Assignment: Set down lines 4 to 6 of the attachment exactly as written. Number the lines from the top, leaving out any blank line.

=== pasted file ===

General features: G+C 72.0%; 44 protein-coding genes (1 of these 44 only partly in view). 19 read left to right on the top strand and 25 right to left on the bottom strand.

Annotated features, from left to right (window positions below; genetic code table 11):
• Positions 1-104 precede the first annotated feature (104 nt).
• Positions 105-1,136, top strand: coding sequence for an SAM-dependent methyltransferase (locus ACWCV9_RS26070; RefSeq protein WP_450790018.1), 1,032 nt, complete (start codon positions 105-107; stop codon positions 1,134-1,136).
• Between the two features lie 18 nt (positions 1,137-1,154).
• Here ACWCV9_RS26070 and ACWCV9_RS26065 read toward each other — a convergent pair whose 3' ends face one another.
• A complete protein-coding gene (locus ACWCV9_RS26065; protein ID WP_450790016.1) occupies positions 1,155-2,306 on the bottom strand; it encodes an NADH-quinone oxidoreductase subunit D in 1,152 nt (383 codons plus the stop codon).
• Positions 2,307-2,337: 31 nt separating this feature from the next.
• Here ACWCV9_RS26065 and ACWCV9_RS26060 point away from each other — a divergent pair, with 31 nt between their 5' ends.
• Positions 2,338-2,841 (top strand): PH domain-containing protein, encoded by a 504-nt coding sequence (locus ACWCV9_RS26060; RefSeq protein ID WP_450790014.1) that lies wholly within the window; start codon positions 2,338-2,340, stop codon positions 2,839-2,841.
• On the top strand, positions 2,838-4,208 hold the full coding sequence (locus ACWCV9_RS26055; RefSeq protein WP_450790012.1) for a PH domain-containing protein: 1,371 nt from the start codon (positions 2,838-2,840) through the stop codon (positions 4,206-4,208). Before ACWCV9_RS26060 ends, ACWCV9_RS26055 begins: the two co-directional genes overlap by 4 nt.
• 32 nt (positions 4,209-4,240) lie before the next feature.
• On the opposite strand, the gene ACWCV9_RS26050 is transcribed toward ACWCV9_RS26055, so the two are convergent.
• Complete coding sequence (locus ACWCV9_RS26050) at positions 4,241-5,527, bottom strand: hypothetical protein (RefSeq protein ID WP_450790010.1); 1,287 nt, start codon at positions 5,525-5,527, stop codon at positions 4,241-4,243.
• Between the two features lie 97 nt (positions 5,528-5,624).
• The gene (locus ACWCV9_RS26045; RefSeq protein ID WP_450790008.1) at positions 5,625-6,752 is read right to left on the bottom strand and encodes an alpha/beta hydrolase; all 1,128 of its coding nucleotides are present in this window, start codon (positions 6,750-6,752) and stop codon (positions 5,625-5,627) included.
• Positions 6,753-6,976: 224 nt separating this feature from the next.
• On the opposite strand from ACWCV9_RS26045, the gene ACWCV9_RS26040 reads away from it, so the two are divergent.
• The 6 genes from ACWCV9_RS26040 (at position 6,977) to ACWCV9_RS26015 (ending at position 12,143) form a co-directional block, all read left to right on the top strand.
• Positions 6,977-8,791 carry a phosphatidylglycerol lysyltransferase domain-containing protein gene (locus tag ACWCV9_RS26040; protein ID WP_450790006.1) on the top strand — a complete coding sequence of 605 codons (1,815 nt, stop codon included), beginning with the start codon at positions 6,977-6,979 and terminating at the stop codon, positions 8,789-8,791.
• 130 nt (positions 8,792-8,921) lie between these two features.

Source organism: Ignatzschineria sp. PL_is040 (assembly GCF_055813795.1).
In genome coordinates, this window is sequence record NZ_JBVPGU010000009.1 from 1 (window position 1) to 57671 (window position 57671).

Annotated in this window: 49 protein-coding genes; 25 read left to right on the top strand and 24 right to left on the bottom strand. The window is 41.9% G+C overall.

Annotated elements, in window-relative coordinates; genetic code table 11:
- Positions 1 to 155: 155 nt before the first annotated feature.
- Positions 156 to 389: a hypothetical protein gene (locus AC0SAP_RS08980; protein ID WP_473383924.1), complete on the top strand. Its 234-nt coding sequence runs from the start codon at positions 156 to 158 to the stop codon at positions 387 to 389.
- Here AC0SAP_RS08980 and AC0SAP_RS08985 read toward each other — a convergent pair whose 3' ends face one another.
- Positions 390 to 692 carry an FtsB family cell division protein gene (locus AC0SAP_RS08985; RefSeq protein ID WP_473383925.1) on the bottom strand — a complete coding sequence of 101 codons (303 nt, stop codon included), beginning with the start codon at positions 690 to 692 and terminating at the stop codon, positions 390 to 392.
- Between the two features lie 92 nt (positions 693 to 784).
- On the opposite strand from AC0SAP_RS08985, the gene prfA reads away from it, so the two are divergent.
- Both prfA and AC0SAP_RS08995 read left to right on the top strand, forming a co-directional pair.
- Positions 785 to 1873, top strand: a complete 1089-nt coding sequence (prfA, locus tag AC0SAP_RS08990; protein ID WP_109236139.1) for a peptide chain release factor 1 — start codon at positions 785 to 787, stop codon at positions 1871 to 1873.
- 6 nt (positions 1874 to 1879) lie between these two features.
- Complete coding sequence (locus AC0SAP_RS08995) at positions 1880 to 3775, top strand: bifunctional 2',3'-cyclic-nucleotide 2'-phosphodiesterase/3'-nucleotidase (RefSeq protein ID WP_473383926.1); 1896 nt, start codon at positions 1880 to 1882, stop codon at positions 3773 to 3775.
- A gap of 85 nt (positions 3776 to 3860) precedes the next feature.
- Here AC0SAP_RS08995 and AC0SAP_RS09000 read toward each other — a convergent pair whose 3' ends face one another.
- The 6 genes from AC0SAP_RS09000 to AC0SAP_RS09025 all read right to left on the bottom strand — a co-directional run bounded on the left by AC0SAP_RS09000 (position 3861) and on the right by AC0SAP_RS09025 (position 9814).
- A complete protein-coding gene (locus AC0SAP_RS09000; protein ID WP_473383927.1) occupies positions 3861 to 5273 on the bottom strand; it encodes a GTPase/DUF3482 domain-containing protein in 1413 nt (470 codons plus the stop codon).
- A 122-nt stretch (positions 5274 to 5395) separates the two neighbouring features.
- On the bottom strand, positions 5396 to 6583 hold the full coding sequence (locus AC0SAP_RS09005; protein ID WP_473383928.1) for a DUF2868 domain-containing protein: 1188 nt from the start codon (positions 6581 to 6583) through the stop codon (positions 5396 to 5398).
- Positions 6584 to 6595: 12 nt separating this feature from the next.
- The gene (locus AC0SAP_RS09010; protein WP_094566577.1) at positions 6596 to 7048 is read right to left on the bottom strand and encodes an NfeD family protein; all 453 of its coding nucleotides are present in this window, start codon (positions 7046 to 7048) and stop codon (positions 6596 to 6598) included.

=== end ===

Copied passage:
• Positions 105-1,136, top strand: coding sequence for an SAM-dependent methyltransferase (locus ACWCV9_RS26070; RefSeq protein WP_450790018.1), 1,032 nt, complete (start codon positions 105-107; stop codon positions 1,134-1,136).
• Between the two features lie 18 nt (positions 1,137-1,154).
• Here ACWCV9_RS26070 and ACWCV9_RS26065 read toward each other — a convergent pair whose 3' ends face one another.